From Addiction, Healing, and the Olympics to Animal Activism
From Animal Rights/Vegan Activist Strategies Articles Archive

FROM Marc Bekoff, Psychology Today/Animal Emotions
March 2020

I founded Switch4Good in response to the unrelenting misinformation perpetrated by the dairy industry. While watching the Olympic trials in December, 2018, I saw the “9 out of 10 Olympians grew up drinking milk” commercial and that was the last straw.


Long before embodying radiant health and becoming an influential game changer, Dotsie Bausch struggled for years with severe eating disorders and a recreational drug habit, that combined, led to a suicide attempt. It was during her recovery that she discovered her gift and love for the bike.

Being an avid cyclist and enjoying plant-based meals for a long time, I'm always happy to learn how people came to the bike and their own meal plans. When I learned about Dotsie Bausch's circuitous journey to cycling—the long road from modeling and addictions that nearly took her life to founding Switch4Good—I was frankly floored. Her story can be seen in her TEDx talk called Olympic Level Compassion.1 I knew all about Dotsie's incredible accomplishments on two wheels, some of which can be seen in the Netflix documentary Personal Gold: An Underdog Story. However, I had no idea of how she arrived at the award ceremony at the 2012 London Olympics and then went on to found Switch4Good. I was pleased when Dotsie agreed to answer a few questions about her unique and inspirational journey.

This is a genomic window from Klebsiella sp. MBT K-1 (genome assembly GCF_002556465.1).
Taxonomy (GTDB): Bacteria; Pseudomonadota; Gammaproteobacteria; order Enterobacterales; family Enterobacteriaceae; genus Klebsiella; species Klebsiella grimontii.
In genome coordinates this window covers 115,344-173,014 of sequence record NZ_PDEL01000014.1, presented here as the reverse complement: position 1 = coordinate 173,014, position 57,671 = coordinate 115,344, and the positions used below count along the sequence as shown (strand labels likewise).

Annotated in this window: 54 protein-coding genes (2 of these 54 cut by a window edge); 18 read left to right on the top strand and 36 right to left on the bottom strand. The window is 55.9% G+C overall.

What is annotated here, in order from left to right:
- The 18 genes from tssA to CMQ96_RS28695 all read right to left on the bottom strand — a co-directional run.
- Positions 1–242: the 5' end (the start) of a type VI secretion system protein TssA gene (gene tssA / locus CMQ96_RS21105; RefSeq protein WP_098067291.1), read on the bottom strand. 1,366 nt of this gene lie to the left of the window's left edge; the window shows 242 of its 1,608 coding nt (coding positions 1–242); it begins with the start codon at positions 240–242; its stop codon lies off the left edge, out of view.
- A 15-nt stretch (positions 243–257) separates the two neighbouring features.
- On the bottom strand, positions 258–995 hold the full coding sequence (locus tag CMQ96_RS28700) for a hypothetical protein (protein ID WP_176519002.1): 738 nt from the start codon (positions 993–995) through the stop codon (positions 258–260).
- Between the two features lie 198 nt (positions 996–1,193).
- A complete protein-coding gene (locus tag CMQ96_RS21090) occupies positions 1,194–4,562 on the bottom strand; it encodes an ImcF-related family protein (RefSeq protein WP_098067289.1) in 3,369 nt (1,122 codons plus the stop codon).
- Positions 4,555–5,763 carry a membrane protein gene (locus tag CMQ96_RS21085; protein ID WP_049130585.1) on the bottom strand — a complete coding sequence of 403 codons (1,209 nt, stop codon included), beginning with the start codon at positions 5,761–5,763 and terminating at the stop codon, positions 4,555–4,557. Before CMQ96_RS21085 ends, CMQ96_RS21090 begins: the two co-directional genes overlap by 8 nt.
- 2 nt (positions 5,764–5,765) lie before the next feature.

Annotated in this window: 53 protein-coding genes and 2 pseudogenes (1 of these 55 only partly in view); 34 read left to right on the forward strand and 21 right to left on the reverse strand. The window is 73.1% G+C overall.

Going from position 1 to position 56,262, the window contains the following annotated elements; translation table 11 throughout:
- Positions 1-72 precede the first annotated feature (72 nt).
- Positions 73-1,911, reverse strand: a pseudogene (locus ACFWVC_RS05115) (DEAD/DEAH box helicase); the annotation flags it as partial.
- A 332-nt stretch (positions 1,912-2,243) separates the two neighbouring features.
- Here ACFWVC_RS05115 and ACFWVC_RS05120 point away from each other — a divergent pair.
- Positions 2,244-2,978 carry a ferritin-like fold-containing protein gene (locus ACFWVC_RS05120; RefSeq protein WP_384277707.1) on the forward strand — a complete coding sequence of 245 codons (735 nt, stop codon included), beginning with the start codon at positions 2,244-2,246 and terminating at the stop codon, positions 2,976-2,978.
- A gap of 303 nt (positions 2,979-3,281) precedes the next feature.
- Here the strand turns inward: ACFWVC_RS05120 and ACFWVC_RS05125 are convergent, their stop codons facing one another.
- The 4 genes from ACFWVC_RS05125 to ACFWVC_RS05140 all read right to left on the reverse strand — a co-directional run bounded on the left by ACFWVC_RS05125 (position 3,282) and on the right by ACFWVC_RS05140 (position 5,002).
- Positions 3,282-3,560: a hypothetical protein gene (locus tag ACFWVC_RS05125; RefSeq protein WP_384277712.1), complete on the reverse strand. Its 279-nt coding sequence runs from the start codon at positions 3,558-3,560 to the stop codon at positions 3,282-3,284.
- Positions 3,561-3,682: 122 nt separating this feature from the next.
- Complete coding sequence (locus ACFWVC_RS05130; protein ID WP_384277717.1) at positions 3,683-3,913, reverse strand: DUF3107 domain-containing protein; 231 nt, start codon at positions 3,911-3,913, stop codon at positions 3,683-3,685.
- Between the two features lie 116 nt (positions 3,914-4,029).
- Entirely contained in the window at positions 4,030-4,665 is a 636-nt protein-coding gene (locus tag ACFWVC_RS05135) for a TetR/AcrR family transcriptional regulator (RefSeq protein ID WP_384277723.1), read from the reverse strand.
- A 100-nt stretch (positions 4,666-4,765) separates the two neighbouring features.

Dotsie Bausch

Why did you found Switch4Good?

I founded Switch4Good in response to the unrelenting misinformation perpetrated by the dairy industry. While watching the Olympic trials in December, 2018, I saw the “9 out of 10 Olympians grew up drinking milk” commercial and that was the last straw. The dairy industry is constantly capitalizing on athletes to convince the public that dairy makes you strong and healthy, but the fact is that the vast majority of Americans grow up drinking cows’ milk and aren’t Olympians, but many suffer from stomach issues, heart disease, cancer, excess inflammation, diabetes, asthma, and other health issues, and dairy doesn’t help. I gathered a team of 6 dairy-free Olympians, shot a commercial with the Academy Award-winning director Louie Psihoyos, and that aired during the Olympic Closing Ceremonies and pre-and-post-show Oscars to help Americans pull the blinders off when it comes to mindlessly drinking dairy. I realized that I could make an impact and truly help others live better and do more by ditching dairy and moving toward plant-based fuel, so I started Switch4Good to do exactly that.

How did doing this relate to your background and general areas of interest? In many ways it seems you made a 180 in terms of lifestyle and pursuing your interests.

As a 14-year professional cyclist and consequently a long-term advocate for nutrition, Switch4Good was actually in alignment with my background. I adopted a plant-based diet just over three years before standing on the 2012 Olympic podium, and I truly credit that choice for my success in the sport. From that point, I realized the power of a plant-based diet and how it went hand-in-hand with optimum athletic performance. Switch4Good also takes a performative approach and focuses on plant-based, dairy-free nutrition to help people realize their full potential and simply feel good in their bodies—whether they cheer their kid on at soccer practice or are training for the Olympics themselves.